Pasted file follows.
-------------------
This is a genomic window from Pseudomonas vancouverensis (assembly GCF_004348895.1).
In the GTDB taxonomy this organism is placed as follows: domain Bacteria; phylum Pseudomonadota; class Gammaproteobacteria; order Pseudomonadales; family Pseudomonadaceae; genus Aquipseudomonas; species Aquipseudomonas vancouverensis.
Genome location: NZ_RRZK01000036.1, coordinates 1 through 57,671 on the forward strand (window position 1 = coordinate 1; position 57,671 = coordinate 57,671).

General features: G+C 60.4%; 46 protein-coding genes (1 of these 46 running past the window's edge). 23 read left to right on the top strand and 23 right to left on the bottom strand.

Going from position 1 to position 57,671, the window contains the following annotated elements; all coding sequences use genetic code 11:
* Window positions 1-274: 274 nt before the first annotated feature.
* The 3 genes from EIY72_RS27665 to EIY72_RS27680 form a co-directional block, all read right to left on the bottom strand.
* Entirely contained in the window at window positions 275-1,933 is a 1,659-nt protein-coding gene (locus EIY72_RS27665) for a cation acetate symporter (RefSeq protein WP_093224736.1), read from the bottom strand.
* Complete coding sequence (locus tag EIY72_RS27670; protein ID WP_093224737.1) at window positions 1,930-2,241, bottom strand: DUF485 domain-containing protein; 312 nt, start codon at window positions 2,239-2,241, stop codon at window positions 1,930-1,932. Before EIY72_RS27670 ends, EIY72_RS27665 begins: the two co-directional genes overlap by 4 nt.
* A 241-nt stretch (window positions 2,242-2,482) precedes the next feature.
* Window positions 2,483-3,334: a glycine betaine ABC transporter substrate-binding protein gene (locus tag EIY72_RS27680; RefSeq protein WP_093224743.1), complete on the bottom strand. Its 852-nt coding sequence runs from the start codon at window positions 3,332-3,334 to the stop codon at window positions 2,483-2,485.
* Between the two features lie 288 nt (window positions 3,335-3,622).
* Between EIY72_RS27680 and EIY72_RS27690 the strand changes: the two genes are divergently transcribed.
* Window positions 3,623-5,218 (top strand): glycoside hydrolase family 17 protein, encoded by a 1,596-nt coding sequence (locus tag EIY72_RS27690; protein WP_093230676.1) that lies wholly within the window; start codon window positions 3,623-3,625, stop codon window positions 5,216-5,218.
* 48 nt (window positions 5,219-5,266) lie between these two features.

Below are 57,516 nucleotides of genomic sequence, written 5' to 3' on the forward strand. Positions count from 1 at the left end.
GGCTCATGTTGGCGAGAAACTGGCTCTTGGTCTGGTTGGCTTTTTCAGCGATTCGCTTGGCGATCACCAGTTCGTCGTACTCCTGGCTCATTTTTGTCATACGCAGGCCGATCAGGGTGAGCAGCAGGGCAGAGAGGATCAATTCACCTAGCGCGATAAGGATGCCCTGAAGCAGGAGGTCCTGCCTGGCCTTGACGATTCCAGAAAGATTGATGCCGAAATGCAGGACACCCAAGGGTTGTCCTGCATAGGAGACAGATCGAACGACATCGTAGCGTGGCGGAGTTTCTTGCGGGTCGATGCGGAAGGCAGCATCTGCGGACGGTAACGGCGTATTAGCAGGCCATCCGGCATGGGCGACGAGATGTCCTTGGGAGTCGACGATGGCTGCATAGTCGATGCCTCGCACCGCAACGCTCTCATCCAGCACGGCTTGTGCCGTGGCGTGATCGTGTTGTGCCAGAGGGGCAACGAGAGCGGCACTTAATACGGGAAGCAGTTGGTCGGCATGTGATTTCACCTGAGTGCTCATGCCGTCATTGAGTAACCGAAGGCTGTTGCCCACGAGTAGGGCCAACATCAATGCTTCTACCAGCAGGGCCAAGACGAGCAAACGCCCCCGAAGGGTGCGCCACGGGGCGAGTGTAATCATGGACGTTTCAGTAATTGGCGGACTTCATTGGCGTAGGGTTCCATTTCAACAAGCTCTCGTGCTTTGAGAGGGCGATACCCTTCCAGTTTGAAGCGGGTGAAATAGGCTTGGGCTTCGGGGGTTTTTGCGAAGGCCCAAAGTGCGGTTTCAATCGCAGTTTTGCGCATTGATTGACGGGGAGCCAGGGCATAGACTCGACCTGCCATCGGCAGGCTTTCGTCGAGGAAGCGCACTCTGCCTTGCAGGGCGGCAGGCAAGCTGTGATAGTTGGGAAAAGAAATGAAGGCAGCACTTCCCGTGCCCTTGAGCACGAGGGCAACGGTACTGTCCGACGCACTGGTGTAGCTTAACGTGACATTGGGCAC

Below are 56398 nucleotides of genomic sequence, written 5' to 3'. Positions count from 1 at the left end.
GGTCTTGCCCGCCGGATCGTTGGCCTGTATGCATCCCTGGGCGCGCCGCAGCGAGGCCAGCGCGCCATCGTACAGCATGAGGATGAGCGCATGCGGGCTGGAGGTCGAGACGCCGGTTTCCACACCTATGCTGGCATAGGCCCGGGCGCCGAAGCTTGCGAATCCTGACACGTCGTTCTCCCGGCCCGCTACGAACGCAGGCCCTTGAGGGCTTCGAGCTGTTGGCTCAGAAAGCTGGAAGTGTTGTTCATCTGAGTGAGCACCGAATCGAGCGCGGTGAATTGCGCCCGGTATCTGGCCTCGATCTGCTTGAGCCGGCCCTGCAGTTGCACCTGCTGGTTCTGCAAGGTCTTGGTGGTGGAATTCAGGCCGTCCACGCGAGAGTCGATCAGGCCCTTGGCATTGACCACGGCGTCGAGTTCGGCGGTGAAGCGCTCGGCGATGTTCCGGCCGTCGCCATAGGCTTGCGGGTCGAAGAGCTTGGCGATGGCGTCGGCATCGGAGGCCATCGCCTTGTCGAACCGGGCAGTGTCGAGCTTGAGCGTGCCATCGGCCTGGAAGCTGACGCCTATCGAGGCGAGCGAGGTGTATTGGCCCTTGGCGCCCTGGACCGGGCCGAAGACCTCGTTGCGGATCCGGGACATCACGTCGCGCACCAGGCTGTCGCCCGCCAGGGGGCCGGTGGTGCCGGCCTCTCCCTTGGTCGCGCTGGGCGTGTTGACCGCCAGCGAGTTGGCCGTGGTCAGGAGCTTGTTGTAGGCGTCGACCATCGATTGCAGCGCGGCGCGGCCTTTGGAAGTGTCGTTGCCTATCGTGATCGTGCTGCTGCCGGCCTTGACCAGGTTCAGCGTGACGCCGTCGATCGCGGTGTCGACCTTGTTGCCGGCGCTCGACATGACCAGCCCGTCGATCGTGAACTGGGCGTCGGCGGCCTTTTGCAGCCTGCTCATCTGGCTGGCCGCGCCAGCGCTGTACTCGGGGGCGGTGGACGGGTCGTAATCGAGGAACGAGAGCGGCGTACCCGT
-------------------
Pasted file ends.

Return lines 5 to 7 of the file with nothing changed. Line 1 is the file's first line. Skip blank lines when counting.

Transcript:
Going from position 1 to position 57,671, the window contains the following annotated elements; all coding sequences use genetic code 11:
* Window positions 1-274: 274 nt before the first annotated feature.
* The 3 genes from EIY72_RS27665 to EIY72_RS27680 form a co-directional block, all read right to left on the bottom strand.